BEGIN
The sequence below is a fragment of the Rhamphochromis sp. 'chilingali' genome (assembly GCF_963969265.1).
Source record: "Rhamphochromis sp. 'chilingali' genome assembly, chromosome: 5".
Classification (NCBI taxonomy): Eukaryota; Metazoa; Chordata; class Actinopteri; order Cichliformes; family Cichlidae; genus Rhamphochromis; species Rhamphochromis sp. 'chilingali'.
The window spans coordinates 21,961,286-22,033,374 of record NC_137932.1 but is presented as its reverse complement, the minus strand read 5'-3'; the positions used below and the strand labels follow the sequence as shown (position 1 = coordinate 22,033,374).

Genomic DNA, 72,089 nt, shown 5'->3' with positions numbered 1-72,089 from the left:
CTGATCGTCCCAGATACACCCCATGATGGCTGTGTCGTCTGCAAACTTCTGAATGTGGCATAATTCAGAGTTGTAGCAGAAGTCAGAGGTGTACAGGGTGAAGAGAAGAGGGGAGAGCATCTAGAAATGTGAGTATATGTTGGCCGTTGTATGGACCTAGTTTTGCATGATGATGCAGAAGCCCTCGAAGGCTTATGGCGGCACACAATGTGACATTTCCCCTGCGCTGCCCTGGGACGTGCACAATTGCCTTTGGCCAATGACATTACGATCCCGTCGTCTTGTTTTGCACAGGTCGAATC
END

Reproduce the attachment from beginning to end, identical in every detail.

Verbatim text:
The sequence below is a fragment of the Rhamphochromis sp. 'chilingali' genome (assembly GCF_963969265.1).
Source record: "Rhamphochromis sp. 'chilingali' genome assembly, chromosome: 5".
Classification (NCBI taxonomy): Eukaryota; Metazoa; Chordata; class Actinopteri; order Cichliformes; family Cichlidae; genus Rhamphochromis; species Rhamphochromis sp. 'chilingali'.
The window spans coordinates 21,961,286-22,033,374 of record NC_137932.1 but is presented as its reverse complement, the minus strand read 5'-3'; the positions used below and the strand labels follow the sequence as shown (position 1 = coordinate 22,033,374).

Genomic DNA, 72,089 nt, shown 5'->3' with positions numbered 1-72,089 from the left:
CTGATCGTCCCAGATACACCCCATGATGGCTGTGTCGTCTGCAAACTTCTGAATGTGGCATAATTCAGAGTTGTAGCAGAAGTCAGAGGTGTACAGGGTGAAGAGAAGAGGGGAGAGCATCTAGAAATGTGAGTATATGTTGGCCGTTGTATGGACCTAGTTTTGCATGATGATGCAGAAGCCCTCGAAGGCTTATGGCGGCACACAATGTGACATTTCCCCTGCGCTGCCCTGGGACGTGCACAATTGCCTTTGGCCAATGACATTACGATCCCGTCGTCTTGTTTTGCACAGGTCGAATC